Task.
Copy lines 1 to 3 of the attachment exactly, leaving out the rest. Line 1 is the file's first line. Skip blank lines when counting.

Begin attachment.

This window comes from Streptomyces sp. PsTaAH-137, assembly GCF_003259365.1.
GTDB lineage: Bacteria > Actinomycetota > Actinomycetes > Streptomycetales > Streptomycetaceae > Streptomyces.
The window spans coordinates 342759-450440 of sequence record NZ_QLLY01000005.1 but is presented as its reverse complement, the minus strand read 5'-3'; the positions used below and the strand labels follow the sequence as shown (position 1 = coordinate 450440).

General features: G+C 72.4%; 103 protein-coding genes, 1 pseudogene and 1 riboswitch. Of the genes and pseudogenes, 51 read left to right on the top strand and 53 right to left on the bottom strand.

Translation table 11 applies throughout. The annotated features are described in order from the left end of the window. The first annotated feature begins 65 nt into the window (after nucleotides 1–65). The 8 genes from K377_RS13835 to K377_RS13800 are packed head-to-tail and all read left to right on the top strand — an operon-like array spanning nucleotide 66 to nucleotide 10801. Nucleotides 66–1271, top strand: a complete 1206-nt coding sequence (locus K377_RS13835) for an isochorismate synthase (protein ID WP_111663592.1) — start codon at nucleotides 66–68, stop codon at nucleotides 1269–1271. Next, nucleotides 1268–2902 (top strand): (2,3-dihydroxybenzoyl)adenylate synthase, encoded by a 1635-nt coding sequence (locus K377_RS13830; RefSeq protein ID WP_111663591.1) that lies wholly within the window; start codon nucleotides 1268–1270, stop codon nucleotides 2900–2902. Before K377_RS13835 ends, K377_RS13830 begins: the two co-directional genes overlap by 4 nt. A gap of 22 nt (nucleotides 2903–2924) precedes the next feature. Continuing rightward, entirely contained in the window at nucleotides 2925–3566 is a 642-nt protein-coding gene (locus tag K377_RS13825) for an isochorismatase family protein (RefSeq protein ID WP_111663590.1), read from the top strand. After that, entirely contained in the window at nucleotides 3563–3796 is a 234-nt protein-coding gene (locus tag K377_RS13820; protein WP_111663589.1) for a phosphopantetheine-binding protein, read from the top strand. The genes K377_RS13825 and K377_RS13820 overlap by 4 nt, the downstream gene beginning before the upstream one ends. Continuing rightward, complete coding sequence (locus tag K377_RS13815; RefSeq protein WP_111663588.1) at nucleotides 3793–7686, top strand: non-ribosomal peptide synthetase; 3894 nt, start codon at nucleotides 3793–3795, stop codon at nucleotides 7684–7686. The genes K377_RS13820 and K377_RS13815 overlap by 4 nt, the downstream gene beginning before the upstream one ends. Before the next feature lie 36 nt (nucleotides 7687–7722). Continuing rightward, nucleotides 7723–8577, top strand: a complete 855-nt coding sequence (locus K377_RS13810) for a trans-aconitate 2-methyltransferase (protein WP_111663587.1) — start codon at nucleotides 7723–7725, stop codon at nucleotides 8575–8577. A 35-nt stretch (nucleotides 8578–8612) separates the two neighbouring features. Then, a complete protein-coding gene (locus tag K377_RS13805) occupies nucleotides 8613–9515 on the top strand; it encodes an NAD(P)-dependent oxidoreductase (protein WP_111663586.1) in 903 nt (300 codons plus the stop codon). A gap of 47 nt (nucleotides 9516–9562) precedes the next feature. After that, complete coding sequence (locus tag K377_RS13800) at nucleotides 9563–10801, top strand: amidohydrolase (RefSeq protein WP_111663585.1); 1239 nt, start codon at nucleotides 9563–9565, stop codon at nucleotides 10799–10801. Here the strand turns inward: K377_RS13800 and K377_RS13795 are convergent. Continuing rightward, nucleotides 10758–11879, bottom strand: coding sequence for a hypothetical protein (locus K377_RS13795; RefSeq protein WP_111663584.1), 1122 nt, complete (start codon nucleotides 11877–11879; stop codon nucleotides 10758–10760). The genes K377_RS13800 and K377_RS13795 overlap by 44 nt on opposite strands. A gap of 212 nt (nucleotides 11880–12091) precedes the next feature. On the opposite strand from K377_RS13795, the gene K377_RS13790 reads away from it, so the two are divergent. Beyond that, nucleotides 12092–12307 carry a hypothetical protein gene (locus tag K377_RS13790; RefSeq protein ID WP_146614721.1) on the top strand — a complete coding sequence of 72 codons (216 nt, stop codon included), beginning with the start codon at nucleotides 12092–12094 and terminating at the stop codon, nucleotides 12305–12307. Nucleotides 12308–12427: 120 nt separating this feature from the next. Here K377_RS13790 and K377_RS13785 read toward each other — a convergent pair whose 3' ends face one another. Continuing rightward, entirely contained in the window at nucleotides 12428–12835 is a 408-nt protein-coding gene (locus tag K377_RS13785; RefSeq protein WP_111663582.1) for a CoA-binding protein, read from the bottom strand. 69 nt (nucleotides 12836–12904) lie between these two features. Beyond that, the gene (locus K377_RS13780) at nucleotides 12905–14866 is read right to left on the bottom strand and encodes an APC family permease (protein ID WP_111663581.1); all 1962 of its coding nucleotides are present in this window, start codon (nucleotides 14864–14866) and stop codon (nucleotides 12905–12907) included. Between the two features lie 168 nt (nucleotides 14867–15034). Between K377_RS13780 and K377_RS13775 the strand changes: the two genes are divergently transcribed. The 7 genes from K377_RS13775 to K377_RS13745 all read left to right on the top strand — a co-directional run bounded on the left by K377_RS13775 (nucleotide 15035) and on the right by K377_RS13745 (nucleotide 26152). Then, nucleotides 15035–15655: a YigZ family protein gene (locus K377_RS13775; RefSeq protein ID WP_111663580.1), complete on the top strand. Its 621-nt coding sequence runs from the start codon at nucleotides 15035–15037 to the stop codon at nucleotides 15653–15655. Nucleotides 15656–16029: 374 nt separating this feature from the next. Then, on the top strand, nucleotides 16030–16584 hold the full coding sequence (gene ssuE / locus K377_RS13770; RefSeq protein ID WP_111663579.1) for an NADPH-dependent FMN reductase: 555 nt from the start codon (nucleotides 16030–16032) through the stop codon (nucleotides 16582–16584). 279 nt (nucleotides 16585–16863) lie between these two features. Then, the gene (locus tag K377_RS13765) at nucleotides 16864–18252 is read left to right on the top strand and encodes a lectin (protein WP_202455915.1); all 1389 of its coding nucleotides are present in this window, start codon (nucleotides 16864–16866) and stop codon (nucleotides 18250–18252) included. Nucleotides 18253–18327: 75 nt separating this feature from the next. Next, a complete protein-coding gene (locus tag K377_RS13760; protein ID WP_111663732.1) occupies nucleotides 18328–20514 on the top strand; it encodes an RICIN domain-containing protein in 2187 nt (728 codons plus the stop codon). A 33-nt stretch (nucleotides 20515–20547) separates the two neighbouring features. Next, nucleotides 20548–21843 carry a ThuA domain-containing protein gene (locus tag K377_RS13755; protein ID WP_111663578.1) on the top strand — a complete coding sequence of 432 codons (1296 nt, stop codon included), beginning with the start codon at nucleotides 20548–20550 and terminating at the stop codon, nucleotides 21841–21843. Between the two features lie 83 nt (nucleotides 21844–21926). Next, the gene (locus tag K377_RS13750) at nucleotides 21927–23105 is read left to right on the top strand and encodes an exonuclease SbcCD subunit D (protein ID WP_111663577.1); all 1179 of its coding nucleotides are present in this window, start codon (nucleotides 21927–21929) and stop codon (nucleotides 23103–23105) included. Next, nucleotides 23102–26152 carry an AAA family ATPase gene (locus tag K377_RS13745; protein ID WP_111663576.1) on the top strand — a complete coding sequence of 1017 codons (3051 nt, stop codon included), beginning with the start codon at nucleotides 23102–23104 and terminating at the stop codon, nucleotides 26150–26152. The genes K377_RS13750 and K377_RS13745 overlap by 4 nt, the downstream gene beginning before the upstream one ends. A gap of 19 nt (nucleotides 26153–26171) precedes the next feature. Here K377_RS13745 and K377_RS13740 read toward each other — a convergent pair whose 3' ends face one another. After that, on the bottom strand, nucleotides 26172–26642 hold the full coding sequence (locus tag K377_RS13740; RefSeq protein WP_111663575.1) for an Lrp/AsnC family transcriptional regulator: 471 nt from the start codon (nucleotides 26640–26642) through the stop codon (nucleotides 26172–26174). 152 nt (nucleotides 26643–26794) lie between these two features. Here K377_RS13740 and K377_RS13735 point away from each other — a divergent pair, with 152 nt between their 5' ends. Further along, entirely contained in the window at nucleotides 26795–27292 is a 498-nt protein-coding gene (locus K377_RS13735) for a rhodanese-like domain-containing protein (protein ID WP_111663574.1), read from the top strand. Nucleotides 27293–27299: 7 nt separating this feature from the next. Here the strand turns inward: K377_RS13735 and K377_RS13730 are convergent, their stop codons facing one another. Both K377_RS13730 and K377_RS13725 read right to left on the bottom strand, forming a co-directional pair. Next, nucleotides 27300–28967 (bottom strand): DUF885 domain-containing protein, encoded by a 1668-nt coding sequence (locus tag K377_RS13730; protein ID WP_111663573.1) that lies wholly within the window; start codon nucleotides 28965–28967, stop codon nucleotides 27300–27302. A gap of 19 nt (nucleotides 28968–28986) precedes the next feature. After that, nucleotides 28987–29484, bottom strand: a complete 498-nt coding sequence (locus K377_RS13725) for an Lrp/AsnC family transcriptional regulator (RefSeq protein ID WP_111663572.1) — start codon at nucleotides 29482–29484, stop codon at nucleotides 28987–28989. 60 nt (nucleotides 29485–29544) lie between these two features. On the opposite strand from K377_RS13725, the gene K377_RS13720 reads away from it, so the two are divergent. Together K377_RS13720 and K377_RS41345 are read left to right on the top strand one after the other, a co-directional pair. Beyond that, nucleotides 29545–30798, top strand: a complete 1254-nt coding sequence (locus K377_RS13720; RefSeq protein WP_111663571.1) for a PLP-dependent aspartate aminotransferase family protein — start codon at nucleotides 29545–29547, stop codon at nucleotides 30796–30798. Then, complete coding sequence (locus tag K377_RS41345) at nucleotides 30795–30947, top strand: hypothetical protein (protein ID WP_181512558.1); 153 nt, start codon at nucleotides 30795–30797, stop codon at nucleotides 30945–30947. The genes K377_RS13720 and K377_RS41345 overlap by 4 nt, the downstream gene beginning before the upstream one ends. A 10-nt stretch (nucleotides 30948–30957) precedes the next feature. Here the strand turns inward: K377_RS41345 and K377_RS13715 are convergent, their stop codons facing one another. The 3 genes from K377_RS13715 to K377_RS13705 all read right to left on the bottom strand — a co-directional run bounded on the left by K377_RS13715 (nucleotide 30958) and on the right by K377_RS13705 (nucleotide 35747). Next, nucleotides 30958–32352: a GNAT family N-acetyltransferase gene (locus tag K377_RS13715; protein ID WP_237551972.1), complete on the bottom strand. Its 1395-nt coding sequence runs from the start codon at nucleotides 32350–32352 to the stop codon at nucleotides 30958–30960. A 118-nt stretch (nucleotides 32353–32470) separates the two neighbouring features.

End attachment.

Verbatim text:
This window comes from Streptomyces sp. PsTaAH-137, assembly GCF_003259365.1.
GTDB lineage: Bacteria > Actinomycetota > Actinomycetes > Streptomycetales > Streptomycetaceae > Streptomyces.
The window spans coordinates 342759-450440 of sequence record NZ_QLLY01000005.1 but is presented as its reverse complement, the minus strand read 5'-3'; the positions used below and the strand labels follow the sequence as shown (position 1 = coordinate 450440).